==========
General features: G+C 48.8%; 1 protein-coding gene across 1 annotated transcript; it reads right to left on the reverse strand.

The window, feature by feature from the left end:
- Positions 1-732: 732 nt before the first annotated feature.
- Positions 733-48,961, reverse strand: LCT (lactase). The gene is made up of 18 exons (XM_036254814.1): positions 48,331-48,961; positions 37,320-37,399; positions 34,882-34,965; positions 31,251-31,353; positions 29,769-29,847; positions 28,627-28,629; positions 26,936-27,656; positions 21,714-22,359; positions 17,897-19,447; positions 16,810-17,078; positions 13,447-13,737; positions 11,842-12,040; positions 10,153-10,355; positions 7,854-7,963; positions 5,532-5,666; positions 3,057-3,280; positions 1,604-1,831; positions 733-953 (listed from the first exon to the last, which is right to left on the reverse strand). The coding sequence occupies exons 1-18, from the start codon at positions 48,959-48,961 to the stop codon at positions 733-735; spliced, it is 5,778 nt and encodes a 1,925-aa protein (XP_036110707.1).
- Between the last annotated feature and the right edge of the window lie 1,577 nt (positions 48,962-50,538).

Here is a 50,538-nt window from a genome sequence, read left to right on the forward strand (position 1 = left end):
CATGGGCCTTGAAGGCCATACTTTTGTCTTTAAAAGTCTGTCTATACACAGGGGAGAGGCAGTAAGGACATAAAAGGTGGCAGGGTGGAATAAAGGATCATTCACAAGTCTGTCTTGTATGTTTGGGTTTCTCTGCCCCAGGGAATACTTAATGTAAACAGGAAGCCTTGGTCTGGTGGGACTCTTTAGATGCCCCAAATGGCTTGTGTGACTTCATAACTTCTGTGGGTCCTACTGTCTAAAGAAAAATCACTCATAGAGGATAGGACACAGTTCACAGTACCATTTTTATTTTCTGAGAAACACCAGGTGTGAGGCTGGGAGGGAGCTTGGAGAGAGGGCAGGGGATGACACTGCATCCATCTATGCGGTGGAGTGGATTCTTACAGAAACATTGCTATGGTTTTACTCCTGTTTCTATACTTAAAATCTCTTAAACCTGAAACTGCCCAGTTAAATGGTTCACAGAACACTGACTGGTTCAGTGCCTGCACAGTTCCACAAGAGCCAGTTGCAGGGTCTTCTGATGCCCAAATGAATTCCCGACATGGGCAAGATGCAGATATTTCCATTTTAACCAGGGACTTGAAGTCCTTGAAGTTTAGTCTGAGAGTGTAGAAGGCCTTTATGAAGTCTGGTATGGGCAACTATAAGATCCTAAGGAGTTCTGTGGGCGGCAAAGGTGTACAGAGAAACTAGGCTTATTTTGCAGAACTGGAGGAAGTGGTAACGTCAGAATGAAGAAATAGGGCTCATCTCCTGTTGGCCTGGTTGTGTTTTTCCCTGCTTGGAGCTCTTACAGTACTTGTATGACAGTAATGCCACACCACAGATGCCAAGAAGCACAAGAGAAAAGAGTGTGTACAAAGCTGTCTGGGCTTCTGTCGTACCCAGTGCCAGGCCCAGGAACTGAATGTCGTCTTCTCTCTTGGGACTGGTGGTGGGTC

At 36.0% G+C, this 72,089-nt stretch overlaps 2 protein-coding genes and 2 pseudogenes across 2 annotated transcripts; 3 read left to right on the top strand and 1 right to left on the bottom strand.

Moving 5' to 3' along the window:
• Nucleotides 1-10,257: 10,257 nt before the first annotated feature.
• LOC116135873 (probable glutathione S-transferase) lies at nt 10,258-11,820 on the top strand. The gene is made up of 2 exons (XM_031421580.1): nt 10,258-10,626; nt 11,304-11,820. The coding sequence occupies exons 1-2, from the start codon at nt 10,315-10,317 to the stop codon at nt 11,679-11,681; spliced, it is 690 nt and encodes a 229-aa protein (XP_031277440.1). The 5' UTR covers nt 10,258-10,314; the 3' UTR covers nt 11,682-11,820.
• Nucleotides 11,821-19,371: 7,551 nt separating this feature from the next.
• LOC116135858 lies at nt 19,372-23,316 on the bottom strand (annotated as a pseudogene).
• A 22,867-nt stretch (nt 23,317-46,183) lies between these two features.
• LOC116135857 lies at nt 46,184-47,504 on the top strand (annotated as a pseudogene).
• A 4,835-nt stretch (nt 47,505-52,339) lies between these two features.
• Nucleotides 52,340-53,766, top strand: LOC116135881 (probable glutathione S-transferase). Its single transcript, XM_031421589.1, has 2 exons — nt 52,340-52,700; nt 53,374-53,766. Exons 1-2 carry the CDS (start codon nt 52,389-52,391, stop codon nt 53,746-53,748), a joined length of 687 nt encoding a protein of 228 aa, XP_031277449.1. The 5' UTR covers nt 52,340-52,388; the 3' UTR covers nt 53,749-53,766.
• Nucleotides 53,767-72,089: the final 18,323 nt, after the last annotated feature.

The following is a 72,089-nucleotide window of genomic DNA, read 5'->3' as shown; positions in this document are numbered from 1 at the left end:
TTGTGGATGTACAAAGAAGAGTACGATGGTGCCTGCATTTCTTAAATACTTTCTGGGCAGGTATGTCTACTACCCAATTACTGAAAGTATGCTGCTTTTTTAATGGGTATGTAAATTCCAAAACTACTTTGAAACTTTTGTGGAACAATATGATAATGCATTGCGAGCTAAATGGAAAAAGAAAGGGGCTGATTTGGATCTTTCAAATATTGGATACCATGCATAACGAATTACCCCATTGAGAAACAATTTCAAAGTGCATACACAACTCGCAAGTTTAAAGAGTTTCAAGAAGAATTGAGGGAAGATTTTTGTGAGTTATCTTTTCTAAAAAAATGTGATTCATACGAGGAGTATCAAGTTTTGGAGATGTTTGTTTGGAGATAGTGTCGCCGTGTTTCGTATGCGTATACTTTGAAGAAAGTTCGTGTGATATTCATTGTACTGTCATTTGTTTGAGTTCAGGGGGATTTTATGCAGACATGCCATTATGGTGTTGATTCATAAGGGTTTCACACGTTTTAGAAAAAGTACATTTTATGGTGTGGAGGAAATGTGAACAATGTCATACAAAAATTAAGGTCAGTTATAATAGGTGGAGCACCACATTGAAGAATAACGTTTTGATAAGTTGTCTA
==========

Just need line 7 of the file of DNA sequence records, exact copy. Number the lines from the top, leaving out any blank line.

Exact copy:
CATGGGCCTTGAAGGCCATACTTTTGTCTTTAAAAGTCTGTCTATACACAGGGGAGAGGCAGTAAGGACATAAAAGGTGGCAGGGTGGAATAAAGGATCATTCACAAGTCTGTCTTGTATGTTTGGGTTTCTCTGCCCCAGGGAATACTTAATGTAAACAGGAAGCCTTGGTCTGGTGGGACTCTTTAGATGCCCCAAATGGCTTGTGTGACTTCATAACTTCTGTGGGTCCTACTGTCTAAAGAAAAATCACTCATAGAGGATAGGACACAGTTCACAGTACCATTTTTATTTTCTGAGAAACACCAGGTGTGAGGCTGGGAGGGAGCTTGGAGAGAGGGCAGGGGATGACACTGCATCCATCTATGCGGTGGAGTGGATTCTTACAGAAACATTGCTATGGTTTTACTCCTGTTTCTATACTTAAAATCTCTTAAACCTGAAACTGCCCAGTTAAATGGTTCACAGAACACTGACTGGTTCAGTGCCTGCACAGTTCCACAAGAGCCAGTTGCAGGGTCTTCTGATGCCCAAATGAATTCCCGACATGGGCAAGATGCAGATATTTCCATTTTAACCAGGGACTTGAAGTCCTTGAAGTTTAGTCTGAGAGTGTAGAAGGCCTTTATGAAGTCTGGTATGGGCAACTATAAGATCCTAAGGAGTTCTGTGGGCGGCAAAGGTGTACAGAGAAACTAGGCTTATTTTGCAGAACTGGAGGAAGTGGTAACGTCAGAATGAAGAAATAGGGCTCATCTCCTGTTGGCCTGGTTGTGTTTTTCCCTGCTTGGAGCTCTTACAGTACTTGTATGACAGTAATGCCACACCACAGATGCCAAGAAGCACAAGAGAAAAGAGTGTGTACAAAGCTGTCTGGGCTTCTGTCGTACCCAGTGCCAGGCCCAGGAACTGAATGTCGTCTTCTCTCTTGGGACTGGTGGTGGGTC